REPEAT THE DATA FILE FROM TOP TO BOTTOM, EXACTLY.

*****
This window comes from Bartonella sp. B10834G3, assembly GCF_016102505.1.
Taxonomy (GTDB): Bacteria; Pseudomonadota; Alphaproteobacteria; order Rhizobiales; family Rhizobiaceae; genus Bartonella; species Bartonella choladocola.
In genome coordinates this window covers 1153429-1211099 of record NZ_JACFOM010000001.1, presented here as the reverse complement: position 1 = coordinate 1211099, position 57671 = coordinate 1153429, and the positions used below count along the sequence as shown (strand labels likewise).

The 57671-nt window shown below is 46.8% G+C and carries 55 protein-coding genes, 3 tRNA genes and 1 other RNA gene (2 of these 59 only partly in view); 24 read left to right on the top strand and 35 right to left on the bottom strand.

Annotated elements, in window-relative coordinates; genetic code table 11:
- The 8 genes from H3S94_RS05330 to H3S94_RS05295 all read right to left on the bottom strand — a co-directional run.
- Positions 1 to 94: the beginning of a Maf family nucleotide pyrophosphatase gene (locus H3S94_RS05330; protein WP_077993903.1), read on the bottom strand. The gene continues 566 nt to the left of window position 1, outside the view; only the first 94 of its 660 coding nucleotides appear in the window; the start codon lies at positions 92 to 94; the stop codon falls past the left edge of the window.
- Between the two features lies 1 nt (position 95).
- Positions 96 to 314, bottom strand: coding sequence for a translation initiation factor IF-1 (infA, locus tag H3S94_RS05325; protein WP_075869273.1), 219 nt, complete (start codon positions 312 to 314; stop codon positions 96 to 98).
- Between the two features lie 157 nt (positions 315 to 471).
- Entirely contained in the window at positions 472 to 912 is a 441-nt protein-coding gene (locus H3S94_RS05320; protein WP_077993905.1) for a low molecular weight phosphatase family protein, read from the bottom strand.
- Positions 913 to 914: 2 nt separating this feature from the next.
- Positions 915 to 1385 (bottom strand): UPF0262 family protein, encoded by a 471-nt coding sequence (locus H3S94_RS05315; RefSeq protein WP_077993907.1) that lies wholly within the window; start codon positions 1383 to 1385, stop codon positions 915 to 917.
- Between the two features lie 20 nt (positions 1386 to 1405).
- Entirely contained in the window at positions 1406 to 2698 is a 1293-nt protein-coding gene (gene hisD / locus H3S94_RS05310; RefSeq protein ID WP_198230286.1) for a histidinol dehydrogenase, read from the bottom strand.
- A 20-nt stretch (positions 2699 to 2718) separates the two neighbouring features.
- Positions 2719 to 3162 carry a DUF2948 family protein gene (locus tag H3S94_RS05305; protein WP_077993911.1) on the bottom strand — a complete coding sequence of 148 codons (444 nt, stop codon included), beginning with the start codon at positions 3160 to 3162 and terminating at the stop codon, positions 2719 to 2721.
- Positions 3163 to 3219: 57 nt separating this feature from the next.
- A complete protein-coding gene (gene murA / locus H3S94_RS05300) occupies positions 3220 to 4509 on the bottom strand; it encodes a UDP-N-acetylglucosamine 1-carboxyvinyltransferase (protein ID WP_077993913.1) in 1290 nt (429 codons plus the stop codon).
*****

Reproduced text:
This window comes from Bartonella sp. B10834G3, assembly GCF_016102505.1.
Taxonomy (GTDB): Bacteria; Pseudomonadota; Alphaproteobacteria; order Rhizobiales; family Rhizobiaceae; genus Bartonella; species Bartonella choladocola.
In genome coordinates this window covers 1153429-1211099 of record NZ_JACFOM010000001.1, presented here as the reverse complement: position 1 = coordinate 1211099, position 57671 = coordinate 1153429, and the positions used below count along the sequence as shown (strand labels likewise).

The 57671-nt window shown below is 46.8% G+C and carries 55 protein-coding genes, 3 tRNA genes and 1 other RNA gene (2 of these 59 only partly in view); 24 read left to right on the top strand and 35 right to left on the bottom strand.

Annotated elements, in window-relative coordinates; genetic code table 11:
- The 8 genes from H3S94_RS05330 to H3S94_RS05295 all read right to left on the bottom strand — a co-directional run.
- Positions 1 to 94: the beginning of a Maf family nucleotide pyrophosphatase gene (locus H3S94_RS05330; protein WP_077993903.1), read on the bottom strand. The gene continues 566 nt to the left of window position 1, outside the view; only the first 94 of its 660 coding nucleotides appear in the window; the start codon lies at positions 92 to 94; the stop codon falls past the left edge of the window.
- Between the two features lies 1 nt (position 95).
- Positions 96 to 314, bottom strand: coding sequence for a translation initiation factor IF-1 (infA, locus tag H3S94_RS05325; protein WP_075869273.1), 219 nt, complete (start codon positions 312 to 314; stop codon positions 96 to 98).
- Between the two features lie 157 nt (positions 315 to 471).
- Entirely contained in the window at positions 472 to 912 is a 441-nt protein-coding gene (locus H3S94_RS05320; protein WP_077993905.1) for a low molecular weight phosphatase family protein, read from the bottom strand.
- Positions 913 to 914: 2 nt separating this feature from the next.
- Positions 915 to 1385 (bottom strand): UPF0262 family protein, encoded by a 471-nt coding sequence (locus H3S94_RS05315; RefSeq protein WP_077993907.1) that lies wholly within the window; start codon positions 1383 to 1385, stop codon positions 915 to 917.
- Between the two features lie 20 nt (positions 1386 to 1405).
- Entirely contained in the window at positions 1406 to 2698 is a 1293-nt protein-coding gene (gene hisD / locus H3S94_RS05310; RefSeq protein ID WP_198230286.1) for a histidinol dehydrogenase, read from the bottom strand.
- A 20-nt stretch (positions 2699 to 2718) separates the two neighbouring features.
- Positions 2719 to 3162 carry a DUF2948 family protein gene (locus tag H3S94_RS05305; protein WP_077993911.1) on the bottom strand — a complete coding sequence of 148 codons (444 nt, stop codon included), beginning with the start codon at positions 3160 to 3162 and terminating at the stop codon, positions 2719 to 2721.
- Positions 3163 to 3219: 57 nt separating this feature from the next.
- A complete protein-coding gene (gene murA / locus H3S94_RS05300) occupies positions 3220 to 4509 on the bottom strand; it encodes a UDP-N-acetylglucosamine 1-carboxyvinyltransferase (protein ID WP_077993913.1) in 1290 nt (429 codons plus the stop codon).